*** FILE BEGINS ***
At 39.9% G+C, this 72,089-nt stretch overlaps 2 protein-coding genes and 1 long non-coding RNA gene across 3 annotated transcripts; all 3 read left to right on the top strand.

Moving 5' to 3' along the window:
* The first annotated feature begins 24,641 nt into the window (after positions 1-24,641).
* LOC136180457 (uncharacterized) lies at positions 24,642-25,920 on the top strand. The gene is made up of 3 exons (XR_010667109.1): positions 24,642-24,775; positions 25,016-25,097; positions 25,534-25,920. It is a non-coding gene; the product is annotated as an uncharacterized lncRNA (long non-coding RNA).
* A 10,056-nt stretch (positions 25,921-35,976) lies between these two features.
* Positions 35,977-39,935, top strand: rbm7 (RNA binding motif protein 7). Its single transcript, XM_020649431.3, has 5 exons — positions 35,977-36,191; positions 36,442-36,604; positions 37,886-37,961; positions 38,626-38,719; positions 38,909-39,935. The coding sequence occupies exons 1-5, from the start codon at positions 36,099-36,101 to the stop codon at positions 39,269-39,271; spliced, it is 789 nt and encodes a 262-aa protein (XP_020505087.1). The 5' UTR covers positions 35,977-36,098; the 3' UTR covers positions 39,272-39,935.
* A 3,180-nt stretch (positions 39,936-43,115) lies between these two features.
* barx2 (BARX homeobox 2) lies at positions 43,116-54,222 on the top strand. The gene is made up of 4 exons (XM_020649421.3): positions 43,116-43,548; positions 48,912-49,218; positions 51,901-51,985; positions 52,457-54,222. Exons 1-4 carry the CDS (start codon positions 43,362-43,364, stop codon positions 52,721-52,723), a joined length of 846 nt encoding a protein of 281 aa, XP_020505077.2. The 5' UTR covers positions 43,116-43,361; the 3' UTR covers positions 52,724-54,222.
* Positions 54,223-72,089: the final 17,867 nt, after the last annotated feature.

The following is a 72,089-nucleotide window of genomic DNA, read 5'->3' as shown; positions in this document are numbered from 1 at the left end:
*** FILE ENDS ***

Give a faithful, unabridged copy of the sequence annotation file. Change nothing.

At 39.9% G+C, this 72,089-nt stretch overlaps 2 protein-coding genes and 1 long non-coding RNA gene across 3 annotated transcripts; all 3 read left to right on the top strand.

Moving 5' to 3' along the window:
* The first annotated feature begins 24,641 nt into the window (after positions 1-24,641).
* LOC136180457 (uncharacterized) lies at positions 24,642-25,920 on the top strand. The gene is made up of 3 exons (XR_010667109.1): positions 24,642-24,775; positions 25,016-25,097; positions 25,534-25,920. It is a non-coding gene; the product is annotated as an uncharacterized lncRNA (long non-coding RNA).
* A 10,056-nt stretch (positions 25,921-35,976) lies between these two features.
* Positions 35,977-39,935, top strand: rbm7 (RNA binding motif protein 7). Its single transcript, XM_020649431.3, has 5 exons — positions 35,977-36,191; positions 36,442-36,604; positions 37,886-37,961; positions 38,626-38,719; positions 38,909-39,935. The coding sequence occupies exons 1-5, from the start codon at positions 36,099-36,101 to the stop codon at positions 39,269-39,271; spliced, it is 789 nt and encodes a 262-aa protein (XP_020505087.1). The 5' UTR covers positions 35,977-36,098; the 3' UTR covers positions 39,272-39,935.
* A 3,180-nt stretch (positions 39,936-43,115) lies between these two features.
* barx2 (BARX homeobox 2) lies at positions 43,116-54,222 on the top strand. The gene is made up of 4 exons (XM_020649421.3): positions 43,116-43,548; positions 48,912-49,218; positions 51,901-51,985; positions 52,457-54,222. Exons 1-4 carry the CDS (start codon positions 43,362-43,364, stop codon positions 52,721-52,723), a joined length of 846 nt encoding a protein of 281 aa, XP_020505077.2. The 5' UTR covers positions 43,116-43,361; the 3' UTR covers positions 52,724-54,222.
* Positions 54,223-72,089: the final 17,867 nt, after the last annotated feature.

The following is a 72,089-nucleotide window of genomic DNA, read 5'->3' as shown; positions in this document are numbered from 1 at the left end: